I sat and stared at this photo on the Instagram of a fellow from Beirut. I tried to imagine what I’d do were that my apartment when everyone in the entire city is also going to be needing ways to repair their homes. It’s horrifying to imagine the depts of despair in that city right now.
It was a shock to awaken to such a wet, wet landscape yesterday. It down poured through the night but the lack of water in the porch exhilarated me. Now I can store wood out there for easy access through the Winter.
I lit a morning fire to warm and dehydrate the cabin so that my outdoor cushions would dry out and by eight-thirty there were large patches of blue sky and the sun burst forth to evaporate much of the water off all the leaves, creating wispy clouds of steam.
I fed the birds and created a serious bird frenzy at Pinecone Park. Scores of them were buzzing around the feeders all morning. There were so many they looked more like bees swarming a hive, and most of them were beautiful little Nuthatchers.
At nine, Camen arrived to treat my cistern and the clouds rolled back in. As we walked to it, me behind him, I heard him say, “Oh, shit!” I looked where he was looking and saw water flowing out of my cistern down into the ground. He ran into my studio to where the water mechanicals are and turned off the breaker to the well.
After talking with him, he said he thought he could fix the control switch. And we upgraded the cleaning of my cistern to a full clean from just a bottom clean. He’ll add an agent that attaches to all the suspended particles in the water and sinks to the bottom. He returns late today to remove all the distillated crap from the bottom and to add the hydrogen peroxide to nullify the sulphur smell. As of tonight, I’ll have pristinely clear water that has no smell, plus a fixed control switch. Ah … life with a well.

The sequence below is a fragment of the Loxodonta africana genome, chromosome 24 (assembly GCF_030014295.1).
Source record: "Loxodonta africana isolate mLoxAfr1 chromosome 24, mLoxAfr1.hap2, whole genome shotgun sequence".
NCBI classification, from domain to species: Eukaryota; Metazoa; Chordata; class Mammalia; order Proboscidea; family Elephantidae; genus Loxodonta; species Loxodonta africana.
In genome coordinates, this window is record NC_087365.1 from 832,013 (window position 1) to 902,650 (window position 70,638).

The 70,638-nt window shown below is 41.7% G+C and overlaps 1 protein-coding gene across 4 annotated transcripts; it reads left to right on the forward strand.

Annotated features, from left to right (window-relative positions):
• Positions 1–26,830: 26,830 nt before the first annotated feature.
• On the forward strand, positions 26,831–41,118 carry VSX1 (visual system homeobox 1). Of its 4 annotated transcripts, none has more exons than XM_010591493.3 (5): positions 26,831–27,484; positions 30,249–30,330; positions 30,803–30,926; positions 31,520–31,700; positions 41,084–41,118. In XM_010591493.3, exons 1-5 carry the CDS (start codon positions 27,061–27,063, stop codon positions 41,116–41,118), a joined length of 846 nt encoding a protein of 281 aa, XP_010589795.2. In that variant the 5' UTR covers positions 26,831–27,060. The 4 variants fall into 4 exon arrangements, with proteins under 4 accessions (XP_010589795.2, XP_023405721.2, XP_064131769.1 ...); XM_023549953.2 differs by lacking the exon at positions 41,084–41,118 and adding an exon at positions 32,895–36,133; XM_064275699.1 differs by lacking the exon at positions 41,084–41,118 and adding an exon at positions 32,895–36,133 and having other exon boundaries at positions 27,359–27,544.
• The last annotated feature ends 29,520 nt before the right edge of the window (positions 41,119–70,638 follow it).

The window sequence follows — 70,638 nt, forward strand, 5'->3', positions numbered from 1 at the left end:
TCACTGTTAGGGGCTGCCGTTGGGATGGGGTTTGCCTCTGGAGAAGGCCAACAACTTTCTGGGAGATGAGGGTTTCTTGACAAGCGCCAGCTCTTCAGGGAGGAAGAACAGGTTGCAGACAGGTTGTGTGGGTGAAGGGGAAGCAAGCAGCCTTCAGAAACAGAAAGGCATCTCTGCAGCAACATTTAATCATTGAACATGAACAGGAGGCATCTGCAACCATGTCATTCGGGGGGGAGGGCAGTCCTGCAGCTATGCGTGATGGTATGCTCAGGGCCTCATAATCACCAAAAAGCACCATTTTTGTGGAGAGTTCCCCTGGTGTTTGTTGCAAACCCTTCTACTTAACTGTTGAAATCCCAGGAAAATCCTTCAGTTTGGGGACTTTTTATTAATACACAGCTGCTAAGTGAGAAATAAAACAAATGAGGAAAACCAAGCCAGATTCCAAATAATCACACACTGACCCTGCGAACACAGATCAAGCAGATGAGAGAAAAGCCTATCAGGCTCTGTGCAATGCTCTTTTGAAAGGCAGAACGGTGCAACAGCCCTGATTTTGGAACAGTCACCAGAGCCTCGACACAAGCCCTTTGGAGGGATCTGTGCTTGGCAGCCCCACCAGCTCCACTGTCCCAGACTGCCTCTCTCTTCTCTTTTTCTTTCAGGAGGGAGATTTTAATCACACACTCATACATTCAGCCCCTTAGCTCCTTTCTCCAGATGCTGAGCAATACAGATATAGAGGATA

After he left, I took Sheba for a walk and then I did nothing all day until it was time for another walk.
Sadly, my friend Bruce called to say our mutual “friend” Brent had died. I put the word friend in quotation marks because neither of us have seen him much since his career took off and he moved to Toronto. But we stayed in touch because he was one of the nicest men you could ever meet—and one of the most generously talented. He won a Tony Award for lead actor in a musical in 1993.
For both Brent and I, our first professional show was Jacques Brel is Alive and Well and Living in Paris at the Arts Club Theatre in Vancouver. Bruce was the musical arranger and pianist. The show ran seven months; the longest running stage show in Vancouver, previous to that, was three weeks.
My afternoon walk in nature had special resonance because of the impossibly sad news.
This is a t-shirt I’ve ordered. How apt is this?
When I went outside this morning, it was thirteen degrees!
Today, my task is digging two holes. It’s going to be brutal, but I have Kevin’s huge and heavy prybar with which to work. I need the holes so that I can move two Paperback Maples into them from places in my yard that prevent them from getting enough sunshine.